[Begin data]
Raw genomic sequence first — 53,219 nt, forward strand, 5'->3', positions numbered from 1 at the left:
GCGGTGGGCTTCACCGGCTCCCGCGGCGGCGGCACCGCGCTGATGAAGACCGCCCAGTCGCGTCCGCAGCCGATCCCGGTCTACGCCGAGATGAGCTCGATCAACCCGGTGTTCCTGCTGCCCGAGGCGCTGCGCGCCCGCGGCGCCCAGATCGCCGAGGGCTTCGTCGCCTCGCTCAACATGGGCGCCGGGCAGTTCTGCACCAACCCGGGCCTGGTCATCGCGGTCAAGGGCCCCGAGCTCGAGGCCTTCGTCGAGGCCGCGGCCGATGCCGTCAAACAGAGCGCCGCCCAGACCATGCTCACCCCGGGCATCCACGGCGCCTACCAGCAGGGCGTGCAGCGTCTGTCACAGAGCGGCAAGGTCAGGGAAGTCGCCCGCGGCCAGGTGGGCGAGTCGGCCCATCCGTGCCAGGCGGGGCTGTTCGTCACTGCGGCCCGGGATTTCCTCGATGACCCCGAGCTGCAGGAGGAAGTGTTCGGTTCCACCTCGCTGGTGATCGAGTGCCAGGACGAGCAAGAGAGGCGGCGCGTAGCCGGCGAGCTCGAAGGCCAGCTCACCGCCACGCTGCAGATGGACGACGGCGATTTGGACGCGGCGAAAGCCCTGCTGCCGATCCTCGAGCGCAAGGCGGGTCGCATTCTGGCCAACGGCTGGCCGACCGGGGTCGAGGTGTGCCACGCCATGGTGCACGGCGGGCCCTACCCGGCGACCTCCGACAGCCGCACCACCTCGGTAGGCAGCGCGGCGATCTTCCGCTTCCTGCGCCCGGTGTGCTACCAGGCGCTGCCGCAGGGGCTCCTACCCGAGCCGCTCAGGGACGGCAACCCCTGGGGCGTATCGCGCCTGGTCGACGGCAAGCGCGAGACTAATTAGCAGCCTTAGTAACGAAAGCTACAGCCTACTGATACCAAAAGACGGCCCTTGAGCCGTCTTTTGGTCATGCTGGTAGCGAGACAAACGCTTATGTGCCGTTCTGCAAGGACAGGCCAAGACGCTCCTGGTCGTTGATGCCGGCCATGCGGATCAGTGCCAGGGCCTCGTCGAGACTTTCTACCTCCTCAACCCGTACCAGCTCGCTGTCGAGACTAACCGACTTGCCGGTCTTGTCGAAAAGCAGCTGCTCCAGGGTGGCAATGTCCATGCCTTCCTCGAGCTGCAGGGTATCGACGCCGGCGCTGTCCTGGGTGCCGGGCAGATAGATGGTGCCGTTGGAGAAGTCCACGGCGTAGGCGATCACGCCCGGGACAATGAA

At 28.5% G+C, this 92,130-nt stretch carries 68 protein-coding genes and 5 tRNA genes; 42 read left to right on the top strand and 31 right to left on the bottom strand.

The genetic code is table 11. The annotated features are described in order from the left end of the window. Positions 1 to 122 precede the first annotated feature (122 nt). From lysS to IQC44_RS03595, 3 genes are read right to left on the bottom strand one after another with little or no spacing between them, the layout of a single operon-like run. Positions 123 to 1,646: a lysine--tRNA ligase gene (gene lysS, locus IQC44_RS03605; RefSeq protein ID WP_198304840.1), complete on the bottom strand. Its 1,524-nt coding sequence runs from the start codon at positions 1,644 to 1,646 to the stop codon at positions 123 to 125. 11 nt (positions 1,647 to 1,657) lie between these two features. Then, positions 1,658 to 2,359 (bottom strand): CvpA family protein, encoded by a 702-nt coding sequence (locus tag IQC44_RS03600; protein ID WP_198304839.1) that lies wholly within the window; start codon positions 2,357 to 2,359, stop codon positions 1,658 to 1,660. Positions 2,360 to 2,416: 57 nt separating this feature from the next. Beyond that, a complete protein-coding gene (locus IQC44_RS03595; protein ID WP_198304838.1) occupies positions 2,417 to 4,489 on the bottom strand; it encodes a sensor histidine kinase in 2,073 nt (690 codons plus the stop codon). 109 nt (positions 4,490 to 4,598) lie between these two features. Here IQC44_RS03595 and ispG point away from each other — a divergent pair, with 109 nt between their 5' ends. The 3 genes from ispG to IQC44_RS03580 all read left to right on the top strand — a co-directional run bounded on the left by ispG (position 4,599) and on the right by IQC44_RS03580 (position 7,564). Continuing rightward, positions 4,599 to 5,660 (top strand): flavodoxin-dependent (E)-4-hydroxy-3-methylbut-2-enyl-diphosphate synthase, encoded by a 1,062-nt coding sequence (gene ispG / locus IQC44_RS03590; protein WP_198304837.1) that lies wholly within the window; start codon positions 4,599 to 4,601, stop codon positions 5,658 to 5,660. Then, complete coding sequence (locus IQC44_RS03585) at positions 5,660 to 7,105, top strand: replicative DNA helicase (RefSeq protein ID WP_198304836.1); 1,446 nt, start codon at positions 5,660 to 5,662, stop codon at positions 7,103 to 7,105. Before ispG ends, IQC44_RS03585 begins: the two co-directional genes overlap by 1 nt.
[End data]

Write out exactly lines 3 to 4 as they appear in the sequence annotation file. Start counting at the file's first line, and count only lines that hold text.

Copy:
At 28.5% G+C, this 92,130-nt stretch carries 68 protein-coding genes and 5 tRNA genes; 42 read left to right on the top strand and 31 right to left on the bottom strand.

The genetic code is table 11. The annotated features are described in order from the left end of the window. Positions 1 to 122 precede the first annotated feature (122 nt). From lysS to IQC44_RS03595, 3 genes are read right to left on the bottom strand one after another with little or no spacing between them, the layout of a single operon-like run. Positions 123 to 1,646: a lysine--tRNA ligase gene (gene lysS, locus IQC44_RS03605; RefSeq protein ID WP_198304840.1), complete on the bottom strand. Its 1,524-nt coding sequence runs from the start codon at positions 1,644 to 1,646 to the stop codon at positions 123 to 125. 11 nt (positions 1,647 to 1,657) lie between these two features. Then, positions 1,658 to 2,359 (bottom strand): CvpA family protein, encoded by a 702-nt coding sequence (locus tag IQC44_RS03600; protein ID WP_198304839.1) that lies wholly within the window; start codon positions 2,357 to 2,359, stop codon positions 1,658 to 1,660. Positions 2,360 to 2,416: 57 nt separating this feature from the next. Beyond that, a complete protein-coding gene (locus IQC44_RS03595; protein ID WP_198304838.1) occupies positions 2,417 to 4,489 on the bottom strand; it encodes a sensor histidine kinase in 2,073 nt (690 codons plus the stop codon). 109 nt (positions 4,490 to 4,598) lie between these two features. Here IQC44_RS03595 and ispG point away from each other — a divergent pair, with 109 nt between their 5' ends. The 3 genes from ispG to IQC44_RS03580 all read left to right on the top strand — a co-directional run bounded on the left by ispG (position 4,599) and on the right by IQC44_RS03580 (position 7,564). Continuing rightward, positions 4,599 to 5,660 (top strand): flavodoxin-dependent (E)-4-hydroxy-3-methylbut-2-enyl-diphosphate synthase, encoded by a 1,062-nt coding sequence (gene ispG / locus IQC44_RS03590; protein WP_198304837.1) that lies wholly within the window; start codon positions 4,599 to 4,601, stop codon positions 5,658 to 5,660. Then, complete coding sequence (locus IQC44_RS03585) at positions 5,660 to 7,105, top strand: replicative DNA helicase (RefSeq protein ID WP_198304836.1); 1,446 nt, start codon at positions 5,660 to 5,662, stop codon at positions 7,103 to 7,105. Before ispG ends, IQC44_RS03585 begins: the two co-directional genes overlap by 1 nt.